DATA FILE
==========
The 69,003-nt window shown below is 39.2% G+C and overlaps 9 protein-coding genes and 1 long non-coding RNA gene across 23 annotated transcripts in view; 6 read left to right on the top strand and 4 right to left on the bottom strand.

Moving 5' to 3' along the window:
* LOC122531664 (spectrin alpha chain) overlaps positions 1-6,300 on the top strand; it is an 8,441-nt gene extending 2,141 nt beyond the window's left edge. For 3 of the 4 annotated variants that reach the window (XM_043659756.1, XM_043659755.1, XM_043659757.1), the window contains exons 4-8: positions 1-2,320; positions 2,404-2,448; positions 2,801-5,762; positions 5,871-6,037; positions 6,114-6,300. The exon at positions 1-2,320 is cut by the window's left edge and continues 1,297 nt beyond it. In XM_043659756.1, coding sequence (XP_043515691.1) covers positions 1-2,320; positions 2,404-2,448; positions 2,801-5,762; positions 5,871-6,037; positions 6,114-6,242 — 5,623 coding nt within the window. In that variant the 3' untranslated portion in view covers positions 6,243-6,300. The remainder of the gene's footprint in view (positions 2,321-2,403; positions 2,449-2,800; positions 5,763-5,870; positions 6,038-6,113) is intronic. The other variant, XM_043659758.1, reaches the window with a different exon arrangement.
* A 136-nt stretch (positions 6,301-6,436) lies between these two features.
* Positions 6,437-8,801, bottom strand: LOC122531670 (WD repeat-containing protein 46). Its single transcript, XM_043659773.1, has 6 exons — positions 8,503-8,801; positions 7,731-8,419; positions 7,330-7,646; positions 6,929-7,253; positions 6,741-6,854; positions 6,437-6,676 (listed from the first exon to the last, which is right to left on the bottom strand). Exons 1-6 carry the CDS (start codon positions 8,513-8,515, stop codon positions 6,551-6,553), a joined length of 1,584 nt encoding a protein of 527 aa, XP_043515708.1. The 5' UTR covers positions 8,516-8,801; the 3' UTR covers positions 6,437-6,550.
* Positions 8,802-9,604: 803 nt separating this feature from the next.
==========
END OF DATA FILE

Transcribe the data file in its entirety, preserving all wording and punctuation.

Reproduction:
The 69,003-nt window shown below is 39.2% G+C and overlaps 9 protein-coding genes and 1 long non-coding RNA gene across 23 annotated transcripts in view; 6 read left to right on the top strand and 4 right to left on the bottom strand.

Moving 5' to 3' along the window:
* LOC122531664 (spectrin alpha chain) overlaps positions 1-6,300 on the top strand; it is an 8,441-nt gene extending 2,141 nt beyond the window's left edge. For 3 of the 4 annotated variants that reach the window (XM_043659756.1, XM_043659755.1, XM_043659757.1), the window contains exons 4-8: positions 1-2,320; positions 2,404-2,448; positions 2,801-5,762; positions 5,871-6,037; positions 6,114-6,300. The exon at positions 1-2,320 is cut by the window's left edge and continues 1,297 nt beyond it. In XM_043659756.1, coding sequence (XP_043515691.1) covers positions 1-2,320; positions 2,404-2,448; positions 2,801-5,762; positions 5,871-6,037; positions 6,114-6,242 — 5,623 coding nt within the window. In that variant the 3' untranslated portion in view covers positions 6,243-6,300. The remainder of the gene's footprint in view (positions 2,321-2,403; positions 2,449-2,800; positions 5,763-5,870; positions 6,038-6,113) is intronic. The other variant, XM_043659758.1, reaches the window with a different exon arrangement.
* A 136-nt stretch (positions 6,301-6,436) lies between these two features.
* Positions 6,437-8,801, bottom strand: LOC122531670 (WD repeat-containing protein 46). Its single transcript, XM_043659773.1, has 6 exons — positions 8,503-8,801; positions 7,731-8,419; positions 7,330-7,646; positions 6,929-7,253; positions 6,741-6,854; positions 6,437-6,676 (listed from the first exon to the last, which is right to left on the bottom strand). Exons 1-6 carry the CDS (start codon positions 8,513-8,515, stop codon positions 6,551-6,553), a joined length of 1,584 nt encoding a protein of 527 aa, XP_043515708.1. The 5' UTR covers positions 8,516-8,801; the 3' UTR covers positions 6,437-6,550.
* Positions 8,802-9,604: 803 nt separating this feature from the next.